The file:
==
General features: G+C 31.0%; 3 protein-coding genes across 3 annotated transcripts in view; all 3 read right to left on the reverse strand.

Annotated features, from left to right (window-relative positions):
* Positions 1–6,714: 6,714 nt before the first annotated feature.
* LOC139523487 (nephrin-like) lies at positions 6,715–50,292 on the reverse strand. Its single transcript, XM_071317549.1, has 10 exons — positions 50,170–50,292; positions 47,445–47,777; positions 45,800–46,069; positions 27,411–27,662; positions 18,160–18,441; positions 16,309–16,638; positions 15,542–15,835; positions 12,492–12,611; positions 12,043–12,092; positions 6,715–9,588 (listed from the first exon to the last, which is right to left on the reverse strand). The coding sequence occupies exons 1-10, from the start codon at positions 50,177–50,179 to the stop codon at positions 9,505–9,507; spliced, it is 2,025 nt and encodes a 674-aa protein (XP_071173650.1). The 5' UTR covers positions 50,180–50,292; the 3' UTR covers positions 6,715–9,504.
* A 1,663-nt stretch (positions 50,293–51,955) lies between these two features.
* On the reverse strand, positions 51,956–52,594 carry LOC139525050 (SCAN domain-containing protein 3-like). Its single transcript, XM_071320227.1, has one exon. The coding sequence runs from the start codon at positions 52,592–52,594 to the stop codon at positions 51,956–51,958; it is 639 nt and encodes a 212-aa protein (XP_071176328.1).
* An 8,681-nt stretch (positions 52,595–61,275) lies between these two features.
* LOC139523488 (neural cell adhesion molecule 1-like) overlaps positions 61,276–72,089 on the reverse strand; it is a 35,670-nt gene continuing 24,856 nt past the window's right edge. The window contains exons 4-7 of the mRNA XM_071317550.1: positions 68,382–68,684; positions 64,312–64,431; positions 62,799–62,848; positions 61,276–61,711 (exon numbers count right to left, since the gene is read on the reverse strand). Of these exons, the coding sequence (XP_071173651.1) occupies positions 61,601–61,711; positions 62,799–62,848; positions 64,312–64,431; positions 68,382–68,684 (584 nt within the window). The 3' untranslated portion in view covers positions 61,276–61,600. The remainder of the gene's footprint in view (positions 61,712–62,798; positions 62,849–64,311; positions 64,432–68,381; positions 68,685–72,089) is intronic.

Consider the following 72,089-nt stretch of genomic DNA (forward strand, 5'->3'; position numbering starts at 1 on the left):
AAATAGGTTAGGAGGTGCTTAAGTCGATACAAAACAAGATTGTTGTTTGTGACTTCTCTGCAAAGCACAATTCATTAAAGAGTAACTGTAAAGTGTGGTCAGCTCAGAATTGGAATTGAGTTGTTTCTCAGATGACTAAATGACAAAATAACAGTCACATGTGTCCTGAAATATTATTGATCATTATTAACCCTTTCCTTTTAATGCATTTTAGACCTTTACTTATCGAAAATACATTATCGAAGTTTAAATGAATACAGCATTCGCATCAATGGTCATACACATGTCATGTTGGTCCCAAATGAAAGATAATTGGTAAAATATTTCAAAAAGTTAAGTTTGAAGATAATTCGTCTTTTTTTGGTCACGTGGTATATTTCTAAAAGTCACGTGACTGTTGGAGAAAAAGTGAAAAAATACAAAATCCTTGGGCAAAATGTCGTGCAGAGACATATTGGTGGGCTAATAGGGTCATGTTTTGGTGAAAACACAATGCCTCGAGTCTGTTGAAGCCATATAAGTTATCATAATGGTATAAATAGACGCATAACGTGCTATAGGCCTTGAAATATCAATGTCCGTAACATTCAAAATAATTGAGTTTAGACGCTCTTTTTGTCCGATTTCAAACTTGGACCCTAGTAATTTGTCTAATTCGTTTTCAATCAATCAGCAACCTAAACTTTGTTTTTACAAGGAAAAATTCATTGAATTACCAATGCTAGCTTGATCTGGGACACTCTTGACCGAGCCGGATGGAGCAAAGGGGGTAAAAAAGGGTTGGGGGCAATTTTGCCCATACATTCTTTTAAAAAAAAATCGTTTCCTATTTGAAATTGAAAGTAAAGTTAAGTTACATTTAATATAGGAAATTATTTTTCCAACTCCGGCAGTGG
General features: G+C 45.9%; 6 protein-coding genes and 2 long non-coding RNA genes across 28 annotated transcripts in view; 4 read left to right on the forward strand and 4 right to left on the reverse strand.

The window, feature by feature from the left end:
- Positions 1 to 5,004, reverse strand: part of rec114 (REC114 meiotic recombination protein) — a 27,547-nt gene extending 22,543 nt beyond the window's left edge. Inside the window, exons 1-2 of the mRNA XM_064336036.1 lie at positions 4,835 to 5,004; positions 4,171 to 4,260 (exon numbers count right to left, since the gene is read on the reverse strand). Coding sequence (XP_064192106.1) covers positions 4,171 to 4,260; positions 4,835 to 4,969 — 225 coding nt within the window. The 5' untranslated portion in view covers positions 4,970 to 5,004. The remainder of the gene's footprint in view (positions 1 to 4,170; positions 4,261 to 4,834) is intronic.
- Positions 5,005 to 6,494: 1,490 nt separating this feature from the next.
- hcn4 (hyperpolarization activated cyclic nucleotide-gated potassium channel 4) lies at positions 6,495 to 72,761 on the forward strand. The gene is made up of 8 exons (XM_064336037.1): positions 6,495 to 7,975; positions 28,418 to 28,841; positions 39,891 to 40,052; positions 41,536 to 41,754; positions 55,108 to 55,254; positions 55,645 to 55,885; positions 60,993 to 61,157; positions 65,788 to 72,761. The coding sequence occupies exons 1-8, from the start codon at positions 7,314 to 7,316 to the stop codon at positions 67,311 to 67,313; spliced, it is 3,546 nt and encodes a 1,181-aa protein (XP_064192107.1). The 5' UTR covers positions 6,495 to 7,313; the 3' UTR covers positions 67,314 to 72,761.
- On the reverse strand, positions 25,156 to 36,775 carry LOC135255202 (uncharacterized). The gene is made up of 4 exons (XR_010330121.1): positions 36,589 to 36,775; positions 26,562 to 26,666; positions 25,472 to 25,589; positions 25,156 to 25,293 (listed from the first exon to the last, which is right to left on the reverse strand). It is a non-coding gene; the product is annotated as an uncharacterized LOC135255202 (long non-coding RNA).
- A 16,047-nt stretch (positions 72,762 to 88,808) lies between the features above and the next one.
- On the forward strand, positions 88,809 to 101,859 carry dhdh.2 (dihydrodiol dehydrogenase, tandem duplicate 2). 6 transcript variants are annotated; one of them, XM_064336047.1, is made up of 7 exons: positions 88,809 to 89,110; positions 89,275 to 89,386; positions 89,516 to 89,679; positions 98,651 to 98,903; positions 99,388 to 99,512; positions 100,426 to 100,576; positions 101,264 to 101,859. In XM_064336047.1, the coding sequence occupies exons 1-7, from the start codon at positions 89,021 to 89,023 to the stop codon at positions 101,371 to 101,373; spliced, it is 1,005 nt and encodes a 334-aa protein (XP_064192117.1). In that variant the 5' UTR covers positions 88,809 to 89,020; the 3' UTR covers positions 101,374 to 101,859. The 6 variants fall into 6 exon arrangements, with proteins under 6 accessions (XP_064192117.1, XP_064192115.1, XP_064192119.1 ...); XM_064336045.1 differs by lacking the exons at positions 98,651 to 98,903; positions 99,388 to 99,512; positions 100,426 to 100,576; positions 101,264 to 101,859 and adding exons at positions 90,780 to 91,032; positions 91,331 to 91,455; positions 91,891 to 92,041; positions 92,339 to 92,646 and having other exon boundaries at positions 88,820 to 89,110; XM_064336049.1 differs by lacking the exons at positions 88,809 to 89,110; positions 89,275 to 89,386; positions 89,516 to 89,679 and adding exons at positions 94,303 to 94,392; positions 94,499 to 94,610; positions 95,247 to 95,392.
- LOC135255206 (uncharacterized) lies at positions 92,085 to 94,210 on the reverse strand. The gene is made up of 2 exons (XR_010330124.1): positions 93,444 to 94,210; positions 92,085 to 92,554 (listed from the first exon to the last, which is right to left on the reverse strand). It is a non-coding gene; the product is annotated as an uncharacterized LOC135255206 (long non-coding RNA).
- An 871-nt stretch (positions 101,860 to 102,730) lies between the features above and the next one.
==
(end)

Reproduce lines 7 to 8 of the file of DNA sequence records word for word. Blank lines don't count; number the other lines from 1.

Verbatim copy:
* An 8,681-nt stretch (positions 52,595–61,275) lies between these two features.
* LOC139523488 (neural cell adhesion molecule 1-like) overlaps positions 61,276–72,089 on the reverse strand; it is a 35,670-nt gene continuing 24,856 nt past the window's right edge. The window contains exons 4-7 of the mRNA XM_071317550.1: positions 68,382–68,684; positions 64,312–64,431; positions 62,799–62,848; positions 61,276–61,711 (exon numbers count right to left, since the gene is read on the reverse strand). Of these exons, the coding sequence (XP_071173651.1) occupies positions 61,601–61,711; positions 62,799–62,848; positions 64,312–64,431; positions 68,382–68,684 (584 nt within the window). The 3' untranslated portion in view covers positions 61,276–61,600. The remainder of the gene's footprint in view (positions 61,712–62,798; positions 62,849–64,311; positions 64,432–68,381; positions 68,685–72,089) is intronic.